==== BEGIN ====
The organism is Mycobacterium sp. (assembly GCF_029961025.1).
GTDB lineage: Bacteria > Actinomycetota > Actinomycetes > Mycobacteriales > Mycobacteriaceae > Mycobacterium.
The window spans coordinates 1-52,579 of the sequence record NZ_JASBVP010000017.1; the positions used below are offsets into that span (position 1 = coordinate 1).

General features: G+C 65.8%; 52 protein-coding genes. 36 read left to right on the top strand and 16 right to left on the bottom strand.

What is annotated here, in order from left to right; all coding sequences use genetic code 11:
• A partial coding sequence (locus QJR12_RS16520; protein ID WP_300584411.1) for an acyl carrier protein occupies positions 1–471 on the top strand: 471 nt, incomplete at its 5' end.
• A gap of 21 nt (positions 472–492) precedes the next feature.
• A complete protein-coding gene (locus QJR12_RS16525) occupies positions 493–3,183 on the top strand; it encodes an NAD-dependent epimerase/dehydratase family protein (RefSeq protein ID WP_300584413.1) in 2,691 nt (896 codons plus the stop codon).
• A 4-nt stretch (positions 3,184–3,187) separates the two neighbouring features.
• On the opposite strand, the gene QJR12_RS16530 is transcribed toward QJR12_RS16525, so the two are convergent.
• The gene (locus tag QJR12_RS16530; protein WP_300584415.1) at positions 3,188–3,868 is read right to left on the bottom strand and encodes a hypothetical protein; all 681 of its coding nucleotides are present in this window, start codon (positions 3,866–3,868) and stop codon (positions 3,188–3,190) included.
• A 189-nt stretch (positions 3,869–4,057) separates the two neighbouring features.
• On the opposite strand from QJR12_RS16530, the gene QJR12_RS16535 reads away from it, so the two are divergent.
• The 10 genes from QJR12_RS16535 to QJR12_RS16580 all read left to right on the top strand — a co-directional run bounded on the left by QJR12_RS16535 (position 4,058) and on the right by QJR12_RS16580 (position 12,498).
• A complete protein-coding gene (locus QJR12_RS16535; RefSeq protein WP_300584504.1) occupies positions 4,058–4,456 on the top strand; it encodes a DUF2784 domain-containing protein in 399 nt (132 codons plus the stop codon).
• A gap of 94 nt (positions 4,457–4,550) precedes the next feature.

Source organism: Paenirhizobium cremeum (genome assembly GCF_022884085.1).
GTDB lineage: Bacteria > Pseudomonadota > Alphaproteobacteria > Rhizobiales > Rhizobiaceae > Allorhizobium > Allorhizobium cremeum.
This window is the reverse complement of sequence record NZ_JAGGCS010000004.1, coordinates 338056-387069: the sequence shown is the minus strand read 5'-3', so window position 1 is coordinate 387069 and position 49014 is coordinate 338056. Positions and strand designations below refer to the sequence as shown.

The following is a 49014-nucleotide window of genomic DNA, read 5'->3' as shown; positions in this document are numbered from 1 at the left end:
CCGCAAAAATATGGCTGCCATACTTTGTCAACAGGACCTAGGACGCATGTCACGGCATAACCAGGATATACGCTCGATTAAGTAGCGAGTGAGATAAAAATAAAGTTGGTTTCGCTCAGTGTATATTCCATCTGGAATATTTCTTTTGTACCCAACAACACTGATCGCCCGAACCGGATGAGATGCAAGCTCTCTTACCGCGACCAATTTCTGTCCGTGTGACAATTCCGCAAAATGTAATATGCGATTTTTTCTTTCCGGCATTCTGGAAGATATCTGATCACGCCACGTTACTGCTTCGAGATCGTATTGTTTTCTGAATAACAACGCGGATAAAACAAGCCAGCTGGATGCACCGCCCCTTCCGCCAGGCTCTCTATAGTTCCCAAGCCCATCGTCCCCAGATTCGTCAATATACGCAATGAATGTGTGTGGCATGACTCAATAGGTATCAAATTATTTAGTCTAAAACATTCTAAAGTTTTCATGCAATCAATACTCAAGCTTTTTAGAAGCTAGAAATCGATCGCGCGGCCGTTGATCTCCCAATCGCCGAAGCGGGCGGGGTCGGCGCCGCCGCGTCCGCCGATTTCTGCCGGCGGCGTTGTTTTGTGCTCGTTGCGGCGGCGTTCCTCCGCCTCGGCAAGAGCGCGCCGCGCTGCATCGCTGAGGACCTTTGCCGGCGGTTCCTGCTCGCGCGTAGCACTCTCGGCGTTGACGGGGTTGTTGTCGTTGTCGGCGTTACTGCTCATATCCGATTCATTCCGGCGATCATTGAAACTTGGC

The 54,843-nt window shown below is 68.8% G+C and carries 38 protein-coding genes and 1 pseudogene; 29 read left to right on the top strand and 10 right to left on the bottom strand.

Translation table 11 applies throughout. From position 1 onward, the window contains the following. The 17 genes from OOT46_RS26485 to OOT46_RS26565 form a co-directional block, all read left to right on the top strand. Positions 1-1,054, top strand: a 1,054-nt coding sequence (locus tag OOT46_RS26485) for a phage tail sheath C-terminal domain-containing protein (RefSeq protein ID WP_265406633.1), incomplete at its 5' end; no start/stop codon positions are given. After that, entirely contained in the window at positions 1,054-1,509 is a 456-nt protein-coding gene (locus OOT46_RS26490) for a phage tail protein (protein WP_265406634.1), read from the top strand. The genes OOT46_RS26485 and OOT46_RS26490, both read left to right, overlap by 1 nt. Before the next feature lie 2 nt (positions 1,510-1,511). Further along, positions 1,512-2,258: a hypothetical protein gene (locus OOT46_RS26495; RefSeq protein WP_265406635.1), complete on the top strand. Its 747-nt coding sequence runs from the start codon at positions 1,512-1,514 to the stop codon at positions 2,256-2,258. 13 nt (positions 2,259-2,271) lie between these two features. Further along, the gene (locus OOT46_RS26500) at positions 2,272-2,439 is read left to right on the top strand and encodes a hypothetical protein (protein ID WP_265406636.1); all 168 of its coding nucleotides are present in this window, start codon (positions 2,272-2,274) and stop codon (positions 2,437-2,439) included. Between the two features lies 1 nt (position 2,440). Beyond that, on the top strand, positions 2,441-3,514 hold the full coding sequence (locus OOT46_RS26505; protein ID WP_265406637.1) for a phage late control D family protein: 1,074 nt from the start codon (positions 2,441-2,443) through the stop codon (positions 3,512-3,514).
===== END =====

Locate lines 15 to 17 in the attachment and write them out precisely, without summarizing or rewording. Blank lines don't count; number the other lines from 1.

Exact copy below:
• A complete protein-coding gene (locus QJR12_RS16535; RefSeq protein WP_300584504.1) occupies positions 4,058–4,456 on the top strand; it encodes a DUF2784 domain-containing protein in 399 nt (132 codons plus the stop codon).
• A gap of 94 nt (positions 4,457–4,550) precedes the next feature.

Source organism: Paenirhizobium cremeum (genome assembly GCF_022884085.1).